12:45 PM – Update the team VIP’s of anything related to the health of our players. I strongly stress to the player the need to hyper-hydrate and to get any needed sports medicine assistance now. The locker room is buzzing with energy as we get ready to take the field and do our job. It an awesome and fun environment to be around. This is the first time I usually put my “To Do List” aside and really get fired up for what’s about to happen on the field!
1:00 PM – The loud “They’re Heading Out!” cries out and the medical staff, with our pockets and medical belt packs properly stocked, excitedly head to the tunnel.
1:04 PM – The traditional high-fives, ammonia caps, words of encouragement and nervous claps on the shoulder pads are handed out as the deafening crowd noise makes it impossible to keep my composure. I shake the Head Coach’s hand as I hand him a drink of water and follow through on a few player pre-game rituals, it’s time for the kickoff. The energy, the noise and the look in our players eyes is addicting! “THIS is why I love this job” echoes in my head and it’s such a rush to be right there as the stadium begins to rock! As to what I scream at that point, I’ll keep that to myself….
1:05 to 4:15 PM – monitoring the field, racing out to evaluate and treat injured players, updating the Head Coach, position coach and special team coach on every injury on issues that affect performance, administering first aid to injured players, conversing with our doctors and assistant athletic trainers on medical injuries, taping/splinting/bracing injuries as needed and providing positive reinforcement to struggling players are just some of the duties that I juggle on the field during a game. It’s multitasking at it’s best in a high energy and testosterone-filled setting with one eye on the field and one eye on the players on the sideline.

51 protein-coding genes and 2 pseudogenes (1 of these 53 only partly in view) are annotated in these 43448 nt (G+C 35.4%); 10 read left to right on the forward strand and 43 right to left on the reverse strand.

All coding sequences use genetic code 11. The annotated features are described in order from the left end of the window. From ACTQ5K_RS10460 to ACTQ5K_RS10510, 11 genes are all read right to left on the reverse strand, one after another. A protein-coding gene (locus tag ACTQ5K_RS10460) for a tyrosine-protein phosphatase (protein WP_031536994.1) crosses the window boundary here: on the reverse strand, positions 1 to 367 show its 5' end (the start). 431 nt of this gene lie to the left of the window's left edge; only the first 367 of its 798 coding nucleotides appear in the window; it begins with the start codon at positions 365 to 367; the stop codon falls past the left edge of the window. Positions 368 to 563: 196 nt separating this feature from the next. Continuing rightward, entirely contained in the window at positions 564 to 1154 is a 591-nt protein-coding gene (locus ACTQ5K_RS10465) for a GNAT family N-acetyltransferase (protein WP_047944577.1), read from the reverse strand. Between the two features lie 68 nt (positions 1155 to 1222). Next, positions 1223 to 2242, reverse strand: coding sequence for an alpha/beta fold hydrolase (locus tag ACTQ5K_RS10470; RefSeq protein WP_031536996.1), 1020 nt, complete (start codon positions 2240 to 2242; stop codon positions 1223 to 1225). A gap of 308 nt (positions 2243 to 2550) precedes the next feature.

4:30 to 5:45 PM – The post-game buzz. No matter a win or a loss, I evaluate and treat post-game injuries and prepare them to fly back to Jacksonville. The use of x-ray, specific sports medicine techniques and supplies helps this medical process run smoothly.
5:45 to 5:55 PM – Strip, run to the shower, put on suit and tie and race to the waiting 5 team buses.
6:30 PM – Security check and board the plane, hopefully with a victory in hand. Update the VIP’s on medical issues, coordinate the icing and positioning of the players with my assistants for the long ride home. Finalize any special tests and morning treatment lists.
30,000 feet – Eat something healthy & relax.
I love my job as an athletic trainer & physical therapist in the NFL. It’s not easy. It’s a 7 day a week job for 6-7 straight months but I’m not complaining. I love the challenge and the responsibility associated with my role. I have an outstanding medical staff with a simple objective: To keep the players in the very best of health to help them to do their job.